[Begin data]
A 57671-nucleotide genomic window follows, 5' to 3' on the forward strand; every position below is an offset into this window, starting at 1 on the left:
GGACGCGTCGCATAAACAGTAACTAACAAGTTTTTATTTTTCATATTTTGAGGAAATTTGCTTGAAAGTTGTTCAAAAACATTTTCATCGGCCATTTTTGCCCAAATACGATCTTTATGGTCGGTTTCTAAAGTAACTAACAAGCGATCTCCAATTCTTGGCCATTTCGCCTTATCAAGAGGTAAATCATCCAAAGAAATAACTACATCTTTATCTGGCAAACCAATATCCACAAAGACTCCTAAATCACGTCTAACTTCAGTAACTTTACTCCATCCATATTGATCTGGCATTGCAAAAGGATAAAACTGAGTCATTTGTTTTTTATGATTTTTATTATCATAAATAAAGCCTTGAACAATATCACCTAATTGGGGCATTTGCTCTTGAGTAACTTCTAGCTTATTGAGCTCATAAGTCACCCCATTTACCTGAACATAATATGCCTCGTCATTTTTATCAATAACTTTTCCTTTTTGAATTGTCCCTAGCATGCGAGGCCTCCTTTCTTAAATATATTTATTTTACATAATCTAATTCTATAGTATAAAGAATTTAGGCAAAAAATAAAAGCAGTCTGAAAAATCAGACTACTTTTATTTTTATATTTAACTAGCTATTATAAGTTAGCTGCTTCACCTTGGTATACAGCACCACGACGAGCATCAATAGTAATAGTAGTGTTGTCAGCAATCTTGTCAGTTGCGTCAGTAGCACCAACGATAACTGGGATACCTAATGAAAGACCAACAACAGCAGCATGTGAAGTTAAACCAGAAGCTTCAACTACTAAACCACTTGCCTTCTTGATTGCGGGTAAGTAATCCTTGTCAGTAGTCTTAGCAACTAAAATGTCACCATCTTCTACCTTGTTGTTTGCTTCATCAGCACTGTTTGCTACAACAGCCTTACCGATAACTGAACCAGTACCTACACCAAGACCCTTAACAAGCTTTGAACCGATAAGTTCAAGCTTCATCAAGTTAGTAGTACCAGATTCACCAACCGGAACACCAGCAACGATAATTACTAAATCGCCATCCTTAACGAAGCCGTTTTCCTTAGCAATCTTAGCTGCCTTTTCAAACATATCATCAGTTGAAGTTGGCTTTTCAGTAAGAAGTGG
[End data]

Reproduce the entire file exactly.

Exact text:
A 57671-nucleotide genomic window follows, 5' to 3' on the forward strand; every position below is an offset into this window, starting at 1 on the left:
GGACGCGTCGCATAAACAGTAACTAACAAGTTTTTATTTTTCATATTTTGAGGAAATTTGCTTGAAAGTTGTTCAAAAACATTTTCATCGGCCATTTTTGCCCAAATACGATCTTTATGGTCGGTTTCTAAAGTAACTAACAAGCGATCTCCAATTCTTGGCCATTTCGCCTTATCAAGAGGTAAATCATCCAAAGAAATAACTACATCTTTATCTGGCAAACCAATATCCACAAAGACTCCTAAATCACGTCTAACTTCAGTAACTTTACTCCATCCATATTGATCTGGCATTGCAAAAGGATAAAACTGAGTCATTTGTTTTTTATGATTTTTATTATCATAAATAAAGCCTTGAACAATATCACCTAATTGGGGCATTTGCTCTTGAGTAACTTCTAGCTTATTGAGCTCATAAGTCACCCCATTTACCTGAACATAATATGCCTCGTCATTTTTATCAATAACTTTTCCTTTTTGAATTGTCCCTAGCATGCGAGGCCTCCTTTCTTAAATATATTTATTTTACATAATCTAATTCTATAGTATAAAGAATTTAGGCAAAAAATAAAAGCAGTCTGAAAAATCAGACTACTTTTATTTTTATATTTAACTAGCTATTATAAGTTAGCTGCTTCACCTTGGTATACAGCACCACGACGAGCATCAATAGTAATAGTAGTGTTGTCAGCAATCTTGTCAGTTGCGTCAGTAGCACCAACGATAACTGGGATACCTAATGAAAGACCAACAACAGCAGCATGTGAAGTTAAACCAGAAGCTTCAACTACTAAACCACTTGCCTTCTTGATTGCGGGTAAGTAATCCTTGTCAGTAGTCTTAGCAACTAAAATGTCACCATCTTCTACCTTGTTGTTTGCTTCATCAGCACTGTTTGCTACAACAGCCTTACCGATAACTGAACCAGTACCTACACCAAGACCCTTAACAAGCTTTGAACCGATAAGTTCAAGCTTCATCAAGTTAGTAGTACCAGATTCACCAACCGGAACACCAGCAACGATAATTACTAAATCGCCATCCTTAACGAAGCCGTTTTCCTTAGCAATCTTAGCTGCCTTTTCAAACATATCATCAGTTGAAGTTGGCTTTTCAGTAAGAAGTGG